Connect to your new instance using PuTTY

  1. Download PuTTY from https://putty.org/ and install it following the installation wizard
  2. Open PuTTYgen
  3. Press ‘Load’, select ‘All Files (*.*), navigate to the .pem file associated with your new instance and press ‘Open’
  4. Press ‘OK’ on the popup notification and hit ‘Save private key’, add a passphrase if needed, otherwise press ‘Yes’ to proceed without
  5. Save your new file using the same name, but with the ‘.ppk’ extension, and close PuTTYgen
  6. Open PuTTY
  7. Under ‘Session’, in the ‘Host Name’ field, paste the value you copied for the ‘Public DNS (IPv4)’, and prefix it with ‘ubuntu@’ (the default username), ensure the ‘Port’ is 22
  8. Under ‘Connection’, change the ‘Seconds…’ value to anything other than zero, this stops your SSH connection from timing out due to inactivity, I use ‘180’
  9. Under SSH > Auth, hit ‘Browse’ and select your key file with the PPK extension
  10. Go back to ‘Session’, select ‘Default Settings’ under ‘Saved Sessions’ and press ‘Save’ so you don’t have to re-do this next time you want to connect
  11. Press ‘Open’

Install Apache, MySQL and PHP

  1. Once connected, run the following commands:
# Update the package list
sudo apt update

# Download the latest packages
sudo apt-get upgrade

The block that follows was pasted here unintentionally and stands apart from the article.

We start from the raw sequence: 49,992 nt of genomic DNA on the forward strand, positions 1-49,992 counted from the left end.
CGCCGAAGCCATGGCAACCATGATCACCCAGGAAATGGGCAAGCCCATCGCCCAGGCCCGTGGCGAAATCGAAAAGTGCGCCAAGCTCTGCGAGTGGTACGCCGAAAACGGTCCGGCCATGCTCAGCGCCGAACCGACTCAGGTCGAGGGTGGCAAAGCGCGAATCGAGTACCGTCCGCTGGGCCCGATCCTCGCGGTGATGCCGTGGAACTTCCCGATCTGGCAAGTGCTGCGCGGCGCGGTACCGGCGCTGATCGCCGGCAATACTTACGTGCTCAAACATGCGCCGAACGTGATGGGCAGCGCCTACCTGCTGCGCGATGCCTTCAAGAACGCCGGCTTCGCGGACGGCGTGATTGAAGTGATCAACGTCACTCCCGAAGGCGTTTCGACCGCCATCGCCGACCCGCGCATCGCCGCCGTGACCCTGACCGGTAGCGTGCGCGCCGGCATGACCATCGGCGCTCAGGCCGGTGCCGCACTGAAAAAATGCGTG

# Install Apache
sudo apt-get install apache2

# Start the Apache service and enable automatic startup
systemctl start apache2
systemctl enable apache2

# Ensure the service is running
systemctl status apache2
  1. At this stage you can verify that everything is working by pasting the ‘Public DNS IPv4’ value into your browser – you should be presented with the Apache welcome page
  2. Enter the following commands to install MySQL:
# Install MySQL
sudo apt-get install mysql-server

# Perform basic database security configuration
sudo mysql_secure_installation

# You should then receive the following prompts:
MySQL admin password: # enter over as none has been set yet
Update password plugin: Y
Password policy: # whatever level you deem suitable, 0 or 1 should suffice for a practice account
Root password: # enter something memorable or press 'N' to skip
Remove anonymous users: Y
Disallow remote root login: Y
Remove test database: Y

# Start the MySQL service and enable automatic startup
sudo systemctl start mysql
sudo systemctl enable mysql
  1. Install PHP and create a test file:
# Install PHP (including required packages for WordPress)
sudo apt-get install php php-mysql libapache2-mod-php

# Navigate to the default web directory
cd /var/www/html

# Create and open a test file using the nano text editor
sudo nano info.php
  1. Add the following PHP snippet to the file and press CTRL + O, then Enter to save, then CTRL + X to exit
<?php
phpinfo();
?>
  1. Run the following command to restart the web server:
sudo systemctl restart apache2
  1. Open your web browser and paste the ‘Public DNS (IPv4)’ value into the address bar, followed by ‘/info.php’. If PHP was installed successfully you should see a page of information relating to the PHP configuration.

Install WordPress

  1. Remove the test files and install WordPress using the following commands: